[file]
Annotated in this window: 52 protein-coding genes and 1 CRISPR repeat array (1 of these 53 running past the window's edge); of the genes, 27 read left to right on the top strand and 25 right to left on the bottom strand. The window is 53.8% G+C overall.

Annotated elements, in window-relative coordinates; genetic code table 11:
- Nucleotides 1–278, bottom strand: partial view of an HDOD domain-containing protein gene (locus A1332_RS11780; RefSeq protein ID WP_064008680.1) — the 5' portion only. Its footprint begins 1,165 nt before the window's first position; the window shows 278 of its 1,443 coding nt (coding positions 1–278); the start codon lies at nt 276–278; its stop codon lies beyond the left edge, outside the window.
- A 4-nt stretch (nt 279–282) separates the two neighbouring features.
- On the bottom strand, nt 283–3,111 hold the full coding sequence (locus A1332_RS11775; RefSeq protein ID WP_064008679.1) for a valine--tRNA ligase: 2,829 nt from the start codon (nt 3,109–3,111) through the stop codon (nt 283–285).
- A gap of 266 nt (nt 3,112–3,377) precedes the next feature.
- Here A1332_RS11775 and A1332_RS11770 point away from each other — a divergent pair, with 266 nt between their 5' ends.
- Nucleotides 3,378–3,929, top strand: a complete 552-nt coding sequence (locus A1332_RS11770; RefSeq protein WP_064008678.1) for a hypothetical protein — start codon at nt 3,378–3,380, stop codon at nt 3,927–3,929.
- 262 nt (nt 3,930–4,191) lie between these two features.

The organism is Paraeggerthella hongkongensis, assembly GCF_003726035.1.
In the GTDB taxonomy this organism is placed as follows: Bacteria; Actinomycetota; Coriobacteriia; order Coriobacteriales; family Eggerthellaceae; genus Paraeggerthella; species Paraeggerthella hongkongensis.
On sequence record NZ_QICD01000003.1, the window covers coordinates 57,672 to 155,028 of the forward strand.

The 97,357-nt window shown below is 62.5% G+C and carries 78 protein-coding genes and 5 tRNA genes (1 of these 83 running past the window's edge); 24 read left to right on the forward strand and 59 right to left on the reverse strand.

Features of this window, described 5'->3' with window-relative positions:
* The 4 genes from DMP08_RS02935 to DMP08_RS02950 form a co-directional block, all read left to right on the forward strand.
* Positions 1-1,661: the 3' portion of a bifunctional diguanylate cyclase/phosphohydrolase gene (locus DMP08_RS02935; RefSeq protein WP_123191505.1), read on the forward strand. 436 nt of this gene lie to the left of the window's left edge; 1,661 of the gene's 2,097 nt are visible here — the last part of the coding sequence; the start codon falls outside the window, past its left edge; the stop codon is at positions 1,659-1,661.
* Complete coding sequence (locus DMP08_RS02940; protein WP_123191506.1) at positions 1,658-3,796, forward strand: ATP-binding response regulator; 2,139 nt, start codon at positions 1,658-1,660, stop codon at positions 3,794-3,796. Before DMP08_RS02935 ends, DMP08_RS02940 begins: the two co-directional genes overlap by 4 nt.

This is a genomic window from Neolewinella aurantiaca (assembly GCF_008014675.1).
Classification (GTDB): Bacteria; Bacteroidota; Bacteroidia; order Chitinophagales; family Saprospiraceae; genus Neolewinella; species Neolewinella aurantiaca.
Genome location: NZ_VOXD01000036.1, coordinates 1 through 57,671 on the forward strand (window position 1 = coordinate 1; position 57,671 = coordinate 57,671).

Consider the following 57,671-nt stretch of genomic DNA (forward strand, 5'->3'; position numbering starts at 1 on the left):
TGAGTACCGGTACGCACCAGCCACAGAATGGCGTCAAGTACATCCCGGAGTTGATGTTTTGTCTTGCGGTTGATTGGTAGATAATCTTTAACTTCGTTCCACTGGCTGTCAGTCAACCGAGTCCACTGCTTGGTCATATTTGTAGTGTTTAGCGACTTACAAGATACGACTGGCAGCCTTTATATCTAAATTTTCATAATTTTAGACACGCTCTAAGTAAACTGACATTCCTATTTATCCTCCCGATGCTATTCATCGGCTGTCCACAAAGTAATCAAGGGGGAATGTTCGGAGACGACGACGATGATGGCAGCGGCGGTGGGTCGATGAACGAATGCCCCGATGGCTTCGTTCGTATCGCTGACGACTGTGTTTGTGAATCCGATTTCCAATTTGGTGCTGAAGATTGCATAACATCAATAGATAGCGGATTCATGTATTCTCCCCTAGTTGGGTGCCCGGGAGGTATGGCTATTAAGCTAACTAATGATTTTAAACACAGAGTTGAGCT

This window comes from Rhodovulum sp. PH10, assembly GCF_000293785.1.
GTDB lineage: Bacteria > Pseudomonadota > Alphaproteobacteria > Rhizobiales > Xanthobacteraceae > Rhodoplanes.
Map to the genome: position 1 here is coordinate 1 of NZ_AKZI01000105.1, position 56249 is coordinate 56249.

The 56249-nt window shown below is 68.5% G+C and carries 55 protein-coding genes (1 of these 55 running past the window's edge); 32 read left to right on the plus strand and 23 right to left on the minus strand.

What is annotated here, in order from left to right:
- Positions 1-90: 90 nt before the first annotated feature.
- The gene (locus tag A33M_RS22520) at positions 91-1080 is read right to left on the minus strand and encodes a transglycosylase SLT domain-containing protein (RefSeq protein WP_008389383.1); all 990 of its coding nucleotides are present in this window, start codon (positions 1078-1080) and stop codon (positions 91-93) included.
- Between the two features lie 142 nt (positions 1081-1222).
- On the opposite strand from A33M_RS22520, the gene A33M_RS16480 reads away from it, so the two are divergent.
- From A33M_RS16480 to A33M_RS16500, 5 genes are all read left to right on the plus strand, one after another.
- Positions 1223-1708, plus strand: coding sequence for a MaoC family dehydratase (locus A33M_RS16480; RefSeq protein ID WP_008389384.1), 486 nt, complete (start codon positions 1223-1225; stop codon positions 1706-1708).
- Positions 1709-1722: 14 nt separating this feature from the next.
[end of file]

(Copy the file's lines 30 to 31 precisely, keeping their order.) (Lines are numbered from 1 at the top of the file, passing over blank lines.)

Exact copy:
- Between the two features lie 142 nt (positions 1081-1222).
- On the opposite strand from A33M_RS22520, the gene A33M_RS16480 reads away from it, so the two are divergent.